Moms who don’t do Elf on the Shelf explain their reasoning

I wrote about Elf on the Shelf back in December 2018. For anyone unfamiliar, this is a tradition that stems from a children’s book written in 2005. Parents place an Elf around the house the month prior to Christmas who is supposedly doing reconnaissance for Santa Claus. Somehow it became an Instagram opportunity to one up your friends and family about who can stage the Elf performing the cleverest prank instead. Back in 2018 I said, “I think this a fun tradition and if I had the energy, I’d do it,” and then made up some bs excuse about not being inventive enough to come up with ideas for the elves each year. That was a lie. I don’t Elf on the Shelf because I don’t want to and I never have. I don’t know why I told you I did, I must’ve wanted you to like me. I’m not alone. Parents spoke to Yahoo Life about why they don’t do Elf on the Shelf. Only their reasons are a lot deeper than mine, like they feel it’s wrong to use “a spying elf as a behavior management tool” and the fear of eroding trust with the child when they learn the Elf isn’t real.

About a month before Christmas, many children find a new resident in their home: an Elf on the Shelf. By day, the small creatures spend their time watching how children behave. By night, elves fly back to the North Pole to deliver a report, only to return the next morning to resume their watch from a different spot.

Some parents take the tradition to the extreme, spending hours planning how to present their elf each morning and executing their plans every night after their children go to bed.
But other parents resist the idea of the elf entirely, with some citing concerns about using a spying elf as a behavior management tool.

“I don’t love that [my son] would feel he is being evaluated every second of every day,” mom Taylor Bealtells Yahoo Life. “He doesn’t have to perform for us to celebrate the magic of Christmas.”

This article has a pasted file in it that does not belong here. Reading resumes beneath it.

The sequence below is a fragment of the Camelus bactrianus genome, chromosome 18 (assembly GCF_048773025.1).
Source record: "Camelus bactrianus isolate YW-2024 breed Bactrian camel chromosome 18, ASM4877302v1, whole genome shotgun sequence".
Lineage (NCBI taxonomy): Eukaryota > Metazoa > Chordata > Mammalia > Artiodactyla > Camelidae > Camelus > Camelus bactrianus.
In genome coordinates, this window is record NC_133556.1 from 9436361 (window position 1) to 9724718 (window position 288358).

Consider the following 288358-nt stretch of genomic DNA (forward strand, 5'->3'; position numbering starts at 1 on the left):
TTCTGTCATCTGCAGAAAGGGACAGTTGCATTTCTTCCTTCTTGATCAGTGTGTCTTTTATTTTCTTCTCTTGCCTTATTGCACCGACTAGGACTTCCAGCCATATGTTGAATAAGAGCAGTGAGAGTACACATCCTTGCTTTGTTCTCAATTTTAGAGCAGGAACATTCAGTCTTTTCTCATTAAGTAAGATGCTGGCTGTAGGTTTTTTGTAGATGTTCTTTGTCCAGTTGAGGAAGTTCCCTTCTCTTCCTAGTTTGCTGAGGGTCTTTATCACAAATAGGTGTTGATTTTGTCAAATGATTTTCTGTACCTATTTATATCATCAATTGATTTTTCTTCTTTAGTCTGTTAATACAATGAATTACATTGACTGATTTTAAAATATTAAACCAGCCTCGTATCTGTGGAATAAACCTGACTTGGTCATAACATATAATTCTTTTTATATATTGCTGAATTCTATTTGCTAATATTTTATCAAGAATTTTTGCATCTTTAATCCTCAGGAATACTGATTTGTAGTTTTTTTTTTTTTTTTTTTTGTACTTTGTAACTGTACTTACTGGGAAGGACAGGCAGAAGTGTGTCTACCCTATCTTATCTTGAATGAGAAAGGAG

A key component of the Elf on the Shelf story is that children believe they will get better presents if the elf delivers a good report to Santa. Traci Williams, a board-certified child and family psychologist, says she’s concerned that when elves are used to control a child’s behavior, parents engage in empty threats. They often tell their children that if the elf doesn’t deliver a good report Santa won’t bring them gifts, which never happens. Moreover, the elf is only around for a month so parents need to develop other ways to reinforce good behavior the rest of the year, creating inconsistency. Children may even wonder why they need to behave if the elf isn’t watching them.

Zoe Kumpfmueller has resisted the elf in part because she believes it’s important “to give our children the message that they should try to be on their best behavior all year round, rather than just in the run-up to Christmas.”

Though Williams loves the holidays and believes that family traditions are important, she warns that leaning on a made-up story to control one’s kids “may erode trust and the child might wonder what else you were lying about.” Asking children to accept the elf without question also discourages children to think critically at a time when parents should be encouraging this essential skill.

Another aspect of the Elf on the Shelf tradition she and other moms who spoke to Yahoo Life object to is the great lengths many parents go to create elaborate, Instagram-worthy displays, many of which require pricey props. Parent Sally Allsop warns that over-the-top elfing might not go as expected since it’s hard to stop. “Friends of mine have started it and regretted it.” Another danger according to Allsop: “One [friend] even said her child was getting up at 4 a.m. to see where the elf was.”

[From Yahoo]

These elves are literally an extension of the Santa Claus myth so how is their story different? Santa sees us when we’re sleeping. He’s knows when we’re awake. The implication was Santa could see us all the time and that’s how he made his infamous list. I haven’t read the Elf book but isn’t it just an explanation of how he had eyes on the ground? Almost all the arguments made above against the elves can be made against Santa. Granted I’ll never win any parenting awards, but I absolutely used Santa Claus to my advantage, “Don’t make me call Santa.” “You know Santa can see you, right?” “This close to Christmas, really?” The same goes for the ‘lying’ part, eventually they will find out the truth about Santa, I assume. And the Easter Bunny, Tooth Fairy and any other childhood invention we told them about. There are parents who feel you shouldn’t tell kids these stories for this very reason, like Kristen Bell and Dax Shepard, and that’s fine. But you can’t single the Elves out.